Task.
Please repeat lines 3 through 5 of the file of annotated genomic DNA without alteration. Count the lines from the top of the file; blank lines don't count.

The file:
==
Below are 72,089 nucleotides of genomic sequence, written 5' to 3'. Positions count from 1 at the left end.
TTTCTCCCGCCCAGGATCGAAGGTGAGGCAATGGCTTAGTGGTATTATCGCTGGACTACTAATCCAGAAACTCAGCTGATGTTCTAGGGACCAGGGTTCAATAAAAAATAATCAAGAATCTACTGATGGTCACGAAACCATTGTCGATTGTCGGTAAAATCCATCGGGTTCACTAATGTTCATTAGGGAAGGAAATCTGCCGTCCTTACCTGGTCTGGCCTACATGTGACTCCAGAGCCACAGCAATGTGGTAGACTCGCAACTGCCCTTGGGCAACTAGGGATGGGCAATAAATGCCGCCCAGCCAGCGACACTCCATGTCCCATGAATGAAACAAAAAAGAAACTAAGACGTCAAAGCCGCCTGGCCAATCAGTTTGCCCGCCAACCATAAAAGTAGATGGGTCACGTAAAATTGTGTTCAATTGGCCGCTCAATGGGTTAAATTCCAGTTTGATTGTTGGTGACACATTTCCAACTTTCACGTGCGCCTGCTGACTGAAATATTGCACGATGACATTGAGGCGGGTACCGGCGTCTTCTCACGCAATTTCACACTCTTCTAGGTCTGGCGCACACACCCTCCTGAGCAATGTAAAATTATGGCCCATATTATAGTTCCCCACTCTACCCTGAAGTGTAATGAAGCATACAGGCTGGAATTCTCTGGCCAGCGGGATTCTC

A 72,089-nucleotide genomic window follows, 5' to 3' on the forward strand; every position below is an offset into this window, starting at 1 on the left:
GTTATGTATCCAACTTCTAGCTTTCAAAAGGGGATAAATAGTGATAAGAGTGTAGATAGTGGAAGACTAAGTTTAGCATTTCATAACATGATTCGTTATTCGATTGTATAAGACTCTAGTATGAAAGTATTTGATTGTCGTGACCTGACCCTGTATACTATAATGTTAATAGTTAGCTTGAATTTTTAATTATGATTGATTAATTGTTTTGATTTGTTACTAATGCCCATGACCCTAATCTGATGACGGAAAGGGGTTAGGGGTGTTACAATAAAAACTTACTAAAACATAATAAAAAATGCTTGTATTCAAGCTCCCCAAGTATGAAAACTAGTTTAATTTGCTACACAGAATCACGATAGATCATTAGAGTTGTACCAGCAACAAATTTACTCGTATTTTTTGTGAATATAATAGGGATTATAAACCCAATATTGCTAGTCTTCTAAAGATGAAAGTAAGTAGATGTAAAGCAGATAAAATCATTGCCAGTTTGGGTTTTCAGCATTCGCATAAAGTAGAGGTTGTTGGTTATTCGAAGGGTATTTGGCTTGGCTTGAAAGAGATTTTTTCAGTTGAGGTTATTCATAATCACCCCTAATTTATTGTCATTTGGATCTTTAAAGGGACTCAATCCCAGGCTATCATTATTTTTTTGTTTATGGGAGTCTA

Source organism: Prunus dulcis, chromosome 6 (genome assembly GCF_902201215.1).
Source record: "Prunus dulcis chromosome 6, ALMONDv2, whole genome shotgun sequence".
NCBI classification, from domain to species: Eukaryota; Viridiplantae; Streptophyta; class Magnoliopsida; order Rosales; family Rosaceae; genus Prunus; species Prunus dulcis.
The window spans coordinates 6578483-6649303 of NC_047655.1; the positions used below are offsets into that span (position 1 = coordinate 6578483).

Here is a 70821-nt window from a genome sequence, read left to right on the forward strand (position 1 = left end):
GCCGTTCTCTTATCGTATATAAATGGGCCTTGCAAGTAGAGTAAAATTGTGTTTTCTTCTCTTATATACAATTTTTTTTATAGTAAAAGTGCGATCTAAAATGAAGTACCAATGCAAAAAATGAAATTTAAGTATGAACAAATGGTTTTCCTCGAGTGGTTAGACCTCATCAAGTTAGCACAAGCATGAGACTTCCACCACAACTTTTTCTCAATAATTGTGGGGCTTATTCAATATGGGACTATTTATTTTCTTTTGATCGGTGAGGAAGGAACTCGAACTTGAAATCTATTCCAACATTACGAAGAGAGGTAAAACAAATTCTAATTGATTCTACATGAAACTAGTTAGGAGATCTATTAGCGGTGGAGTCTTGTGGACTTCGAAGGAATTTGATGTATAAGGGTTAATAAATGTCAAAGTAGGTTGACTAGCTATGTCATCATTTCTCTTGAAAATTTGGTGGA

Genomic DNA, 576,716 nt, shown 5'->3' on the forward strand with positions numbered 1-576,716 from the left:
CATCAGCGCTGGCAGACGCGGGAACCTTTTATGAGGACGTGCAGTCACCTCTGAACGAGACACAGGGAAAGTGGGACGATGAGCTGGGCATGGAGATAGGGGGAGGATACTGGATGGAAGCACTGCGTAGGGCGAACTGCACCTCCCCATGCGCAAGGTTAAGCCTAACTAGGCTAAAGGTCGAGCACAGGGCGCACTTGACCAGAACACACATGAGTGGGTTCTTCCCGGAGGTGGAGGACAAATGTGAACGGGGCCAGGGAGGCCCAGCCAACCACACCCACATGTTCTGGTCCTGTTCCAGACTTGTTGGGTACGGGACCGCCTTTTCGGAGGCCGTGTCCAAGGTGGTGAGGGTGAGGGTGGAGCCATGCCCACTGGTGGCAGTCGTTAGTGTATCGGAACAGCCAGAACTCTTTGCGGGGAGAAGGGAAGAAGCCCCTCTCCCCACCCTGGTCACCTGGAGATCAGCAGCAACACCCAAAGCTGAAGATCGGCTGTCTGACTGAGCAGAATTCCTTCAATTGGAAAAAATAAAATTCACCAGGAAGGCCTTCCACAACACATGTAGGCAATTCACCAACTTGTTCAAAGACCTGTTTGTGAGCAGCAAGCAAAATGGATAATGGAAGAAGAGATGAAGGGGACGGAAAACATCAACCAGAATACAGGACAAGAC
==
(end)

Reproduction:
A 72,089-nucleotide genomic window follows, 5' to 3' on the forward strand; every position below is an offset into this window, starting at 1 on the left:
GTTATGTATCCAACTTCTAGCTTTCAAAAGGGGATAAATAGTGATAAGAGTGTAGATAGTGGAAGACTAAGTTTAGCATTTCATAACATGATTCGTTATTCGATTGTATAAGACTCTAGTATGAAAGTATTTGATTGTCGTGACCTGACCCTGTATACTATAATGTTAATAGTTAGCTTGAATTTTTAATTATGATTGATTAATTGTTTTGATTTGTTACTAATGCCCATGACCCTAATCTGATGACGGAAAGGGGTTAGGGGTGTTACAATAAAAACTTACTAAAACATAATAAAAAATGCTTGTATTCAAGCTCCCCAAGTATGAAAACTAGTTTAATTTGCTACACAGAATCACGATAGATCATTAGAGTTGTACCAGCAACAAATTTACTCGTATTTTTTGTGAATATAATAGGGATTATAAACCCAATATTGCTAGTCTTCTAAAGATGAAAGTAAGTAGATGTAAAGCAGATAAAATCATTGCCAGTTTGGGTTTTCAGCATTCGCATAAAGTAGAGGTTGTTGGTTATTCGAAGGGTATTTGGCTTGGCTTGAAAGAGATTTTTTCAGTTGAGGTTATTCATAATCACCCCTAATTTATTGTCATTTGGATCTTTAAAGGGACTCAATCCCAGGCTATCATTATTTTTTTGTTTATGGGAGTCTA

Source organism: Prunus dulcis, chromosome 6 (genome assembly GCF_902201215.1).